When the iPad was first introduced, there was a lot of speculation around what its role would be in the enterprise. It’s undoubtedly proven itself as a coveted and effective device for the C-suite, but the question still looms in other areas of the business — like Utilities. Some companies have deployed it for such applications, others are researching it, and some are of the opinion that a consumer-grade device would never work in their operation.

What’s The iPad’s Role?
The iPad is useful for storefront, front office, sales, and other applications where the device isn’t likely to be dropped, jostled, mishandled, used in inclement or dusty environments, or operated with gloves.

Out in the field, in warehouses, distribution centers, utilities, manufacturing, resource exploration and mining, and any other challenging environments, a more rugged computer should be a serious consideration.  We know Utilities are trying to use iPad and we are hearing different degrees of success.  However, rugged laptops and tablets can’t be overlooked compared to an iPad when placed in fleet trucks and used in the field.  The iPad simply isn’t designed to be treated roughly. Even when placed in an Otterbox.

When Rugged Is Required
How do you determine when you need something more durable than an iPad? The first consideration is TCO, and downtime and replacement costs significantly impact TCO. If the iPad breaks, how many times are you willing to buy a new one? And what isn’t being done while that device is down?

Indeed, downtime in the field is one TCO consideration that is commonly overlooked. Companies are always conscious of initial acquisition costs, and sometimes even replacement costs — but often forget to factor in the loss of productivity that occurs if a device breaks in the field. There’s a study conducted by VDC Research that’s considered to be a valuable TCO guide. According to that study, the average failure rate for rugged large form factor devices [tablets and notebooks] was 4.6% compared to 16.6% for nonrugged large form factor devices. Further, they note lost productivity as a leading contributor to TCO. On average, mobile workers lost 50 to 80 minutes of productivity when their mobile device failed, and productivity loss represents as much as 41% of a mobile device’s TCO.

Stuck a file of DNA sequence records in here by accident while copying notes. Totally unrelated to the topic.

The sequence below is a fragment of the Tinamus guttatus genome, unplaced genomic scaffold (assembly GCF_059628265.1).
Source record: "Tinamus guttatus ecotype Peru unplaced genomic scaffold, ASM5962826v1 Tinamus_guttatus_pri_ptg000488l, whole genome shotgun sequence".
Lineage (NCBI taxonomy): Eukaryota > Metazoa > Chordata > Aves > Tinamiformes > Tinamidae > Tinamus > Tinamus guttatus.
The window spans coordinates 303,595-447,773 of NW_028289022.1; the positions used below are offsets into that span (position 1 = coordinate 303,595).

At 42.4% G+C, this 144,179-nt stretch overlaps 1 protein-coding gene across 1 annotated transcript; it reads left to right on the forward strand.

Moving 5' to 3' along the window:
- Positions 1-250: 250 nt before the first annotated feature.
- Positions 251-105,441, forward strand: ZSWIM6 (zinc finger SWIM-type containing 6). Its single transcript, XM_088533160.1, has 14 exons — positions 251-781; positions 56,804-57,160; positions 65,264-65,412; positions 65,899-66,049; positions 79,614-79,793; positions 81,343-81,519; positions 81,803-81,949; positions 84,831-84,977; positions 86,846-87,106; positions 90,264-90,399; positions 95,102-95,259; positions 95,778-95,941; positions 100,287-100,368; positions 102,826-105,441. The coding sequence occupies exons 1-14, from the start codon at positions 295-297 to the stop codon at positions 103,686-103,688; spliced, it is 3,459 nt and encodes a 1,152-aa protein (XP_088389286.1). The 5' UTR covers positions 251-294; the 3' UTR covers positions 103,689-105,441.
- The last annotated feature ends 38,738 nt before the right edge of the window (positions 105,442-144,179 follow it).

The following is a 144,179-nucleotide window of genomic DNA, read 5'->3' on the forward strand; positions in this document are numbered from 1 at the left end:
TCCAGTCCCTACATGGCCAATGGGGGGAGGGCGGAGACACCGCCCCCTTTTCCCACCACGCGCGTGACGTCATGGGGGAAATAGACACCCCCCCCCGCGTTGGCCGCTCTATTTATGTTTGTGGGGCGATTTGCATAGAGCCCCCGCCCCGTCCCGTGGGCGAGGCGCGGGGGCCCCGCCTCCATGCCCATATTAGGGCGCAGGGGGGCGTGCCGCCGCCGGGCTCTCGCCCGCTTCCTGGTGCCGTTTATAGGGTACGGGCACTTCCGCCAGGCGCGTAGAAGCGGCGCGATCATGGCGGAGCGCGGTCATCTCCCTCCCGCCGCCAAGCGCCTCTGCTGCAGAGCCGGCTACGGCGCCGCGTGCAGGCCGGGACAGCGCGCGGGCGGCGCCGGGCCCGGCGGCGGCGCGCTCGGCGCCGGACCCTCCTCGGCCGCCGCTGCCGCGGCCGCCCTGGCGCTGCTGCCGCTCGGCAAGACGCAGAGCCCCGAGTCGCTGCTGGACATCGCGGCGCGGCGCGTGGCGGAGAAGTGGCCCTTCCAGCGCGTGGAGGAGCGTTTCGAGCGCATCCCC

Why Does Rugged Cost More?
There’s no doubt that one of the most appealing attributes for companies considering the iPad for business is its lower sticker price versus a rugged tablet. The first thing to understand is that the sticker price can be deceiving. If you analyze no deeper than the purchase price of an iPad compared to a rugged tablet, the iPad looks like a good deal. But when you look at TCO, the initial savings that come from deploying a consumer device for an application that’s better suited for a rugged device will not only be lost, but the cost of the non-rugged device will actually be higher.

To deliver on an enterprise-grade device requires ruggedness, a full Windows OS, Intel processing power, long-life batteries, and accessories.  Enterprise-grade devices have a product life cycle of three to five years with support far beyond that, backward and forward compatibility for accessories, business-level support, and user-replaceable batteries.  These may cost you more up front but save you money over time.

Both iPads and Rugged Tablets/Computers have their place.  We encourage our clients to look at the strengths and challenges based on your needs before spending your money.

Please contact us to help evaluate the best path for your business.